It is with Miss Havisham’s aria “Play” that the artistry of the score is fully revealed. The song is four verses long, with a recitative introduction, but is performed alternating with the dialogue of the scene to be a true “long-form”composition, so that the music lifts the spoken dialogue to the emotional pitch of the melodic line. And what a tour de force that line is! Demanding the fullest abilities of the actress singing it, “Play” again is in the 3/4 rhythm of Joe’s song, but blunts the warmth created by three equal beats into a stunted, never-finished arc, by leaving the third beat of the pattern empty. The song moves from coaxing seductiveness into wilder and wilder madness as Miss Havisham relives her long-ago sorrow, the music almost spinning to a Totentanz by the end of the scene
To discuss every song in the score is to take away the joy of discovery which should be the prerogative of the audience hearing the music for the first time. However, there are some of the other fifteen pieces which are remarkable in conception.
In Scene six, the duet between Jaggers, the lawyer, and Wemmick, his assistant, is, as one critic has pointed out, a tip of the hat to Gilbert and Sullivan. More than that, however, it is a direct homage to the patter songs of all the great authority figures in the canon, reminding us most clearly of Iolanthe’s Lord Chancellor and the Pirates of Penzance’s Major General. But in his deliberate use of rubato, of relish ascending to the high note of a phrase, Mr. Jaggers shows himself completely in command of the situation; the warmth of the frequent ascent of a statement mirrored by the descent of the response also echo the assurance with which he sees his role in Pip’s future, and make him a figure of respect, rather than a figure of fun. .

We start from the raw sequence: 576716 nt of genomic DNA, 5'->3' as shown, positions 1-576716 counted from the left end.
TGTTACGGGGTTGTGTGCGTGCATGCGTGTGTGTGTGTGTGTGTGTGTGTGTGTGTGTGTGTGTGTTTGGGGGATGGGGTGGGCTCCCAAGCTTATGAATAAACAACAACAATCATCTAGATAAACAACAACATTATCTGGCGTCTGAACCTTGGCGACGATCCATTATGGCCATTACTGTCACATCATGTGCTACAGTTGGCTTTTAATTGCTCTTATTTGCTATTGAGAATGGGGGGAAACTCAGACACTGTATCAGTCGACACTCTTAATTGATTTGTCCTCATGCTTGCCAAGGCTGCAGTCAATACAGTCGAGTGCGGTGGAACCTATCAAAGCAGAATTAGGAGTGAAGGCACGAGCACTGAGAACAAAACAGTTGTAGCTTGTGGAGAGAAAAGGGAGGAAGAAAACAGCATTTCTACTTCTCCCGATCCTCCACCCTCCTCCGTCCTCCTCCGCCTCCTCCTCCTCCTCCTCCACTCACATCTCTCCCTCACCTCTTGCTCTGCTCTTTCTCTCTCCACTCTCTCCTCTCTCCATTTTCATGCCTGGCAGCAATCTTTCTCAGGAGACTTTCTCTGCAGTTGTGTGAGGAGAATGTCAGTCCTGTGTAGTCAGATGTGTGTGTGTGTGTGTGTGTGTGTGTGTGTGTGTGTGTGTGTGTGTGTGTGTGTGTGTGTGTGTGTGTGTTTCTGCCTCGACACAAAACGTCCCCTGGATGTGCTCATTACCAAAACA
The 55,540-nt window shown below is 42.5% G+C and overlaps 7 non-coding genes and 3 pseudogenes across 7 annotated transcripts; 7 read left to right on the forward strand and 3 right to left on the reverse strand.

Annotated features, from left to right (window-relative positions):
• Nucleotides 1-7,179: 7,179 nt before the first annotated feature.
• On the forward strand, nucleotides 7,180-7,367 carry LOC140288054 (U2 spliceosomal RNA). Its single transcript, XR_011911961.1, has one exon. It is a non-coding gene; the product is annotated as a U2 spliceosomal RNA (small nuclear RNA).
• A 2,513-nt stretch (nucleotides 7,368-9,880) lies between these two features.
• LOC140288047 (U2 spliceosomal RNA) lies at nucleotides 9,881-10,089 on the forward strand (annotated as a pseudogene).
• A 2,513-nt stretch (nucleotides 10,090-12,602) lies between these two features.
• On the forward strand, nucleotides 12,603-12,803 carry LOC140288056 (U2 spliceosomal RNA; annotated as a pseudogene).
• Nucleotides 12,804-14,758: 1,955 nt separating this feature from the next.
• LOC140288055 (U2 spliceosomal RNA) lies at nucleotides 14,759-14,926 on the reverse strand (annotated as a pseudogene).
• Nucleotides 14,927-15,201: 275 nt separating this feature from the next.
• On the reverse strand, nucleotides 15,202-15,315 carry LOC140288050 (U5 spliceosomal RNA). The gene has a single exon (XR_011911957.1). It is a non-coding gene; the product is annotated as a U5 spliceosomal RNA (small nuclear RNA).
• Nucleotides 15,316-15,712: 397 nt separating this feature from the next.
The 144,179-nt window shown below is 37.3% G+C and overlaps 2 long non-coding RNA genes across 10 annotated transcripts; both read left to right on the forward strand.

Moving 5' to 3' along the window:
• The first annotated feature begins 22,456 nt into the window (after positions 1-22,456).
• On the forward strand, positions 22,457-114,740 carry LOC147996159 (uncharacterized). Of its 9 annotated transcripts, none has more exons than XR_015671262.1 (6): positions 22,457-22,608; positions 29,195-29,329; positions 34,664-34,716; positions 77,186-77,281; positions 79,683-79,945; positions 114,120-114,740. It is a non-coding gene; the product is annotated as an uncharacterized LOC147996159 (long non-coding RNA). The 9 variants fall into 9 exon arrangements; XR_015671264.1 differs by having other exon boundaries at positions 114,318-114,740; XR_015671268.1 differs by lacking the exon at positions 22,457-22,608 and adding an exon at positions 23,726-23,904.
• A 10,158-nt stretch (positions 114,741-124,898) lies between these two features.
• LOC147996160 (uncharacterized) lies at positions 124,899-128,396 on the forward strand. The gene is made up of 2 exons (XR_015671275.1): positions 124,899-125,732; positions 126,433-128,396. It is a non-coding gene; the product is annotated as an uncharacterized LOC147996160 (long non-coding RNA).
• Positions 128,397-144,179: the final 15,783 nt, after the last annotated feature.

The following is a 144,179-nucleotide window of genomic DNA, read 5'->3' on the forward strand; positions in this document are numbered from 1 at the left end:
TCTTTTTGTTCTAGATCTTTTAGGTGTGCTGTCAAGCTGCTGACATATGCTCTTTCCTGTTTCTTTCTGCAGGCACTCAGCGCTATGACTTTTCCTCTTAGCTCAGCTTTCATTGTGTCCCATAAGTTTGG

No discussion of the score would be complete without an examination of the title song, which is also the most extended musical number. The bumptious quality of “Great Expectations” as performed by various soloists and chorus ensembles contrasts both in tempo and in mood with Pip’s “Everything I Wanted,” warm, hopeful, but hesitant, as if he saw that the future would not all be wonderful. But the chorus and Pip’s world closes the scene with a reprise of the title number, pushing all doubts out of the way.
Magwitch returns, more successful, happier, with the song “Dear Boy” and its reprise (only two of the songs in the score are performed in more than one scene.) The harpsichord is back, but the jagged alternating rhythm of “Do As I Say” has been replaced with a more elegant and regular pattern and a lighthearted flute weaves its way around the smiling, exultant reunion. In the reprise, when Magwitch’s fate is clear, the rhythm is more “stop and start” but the melody continues its unbroken spirit.
The final song is a brief reprise of “Welcome Home”, to bring us back to the beginning of the show, but warmer, with strings dominating the orchestration, to signify the journey that Pip and the audience have made. The chorus sings about them, as Pip and Estella leave – just as friends? As a future couple? Dickens rewrote his original ending which had Estella married again, and again unhappily, to make “what might have been” a more hopeful “what might be in future.” Wisely, the collaborators have chosen to do the same.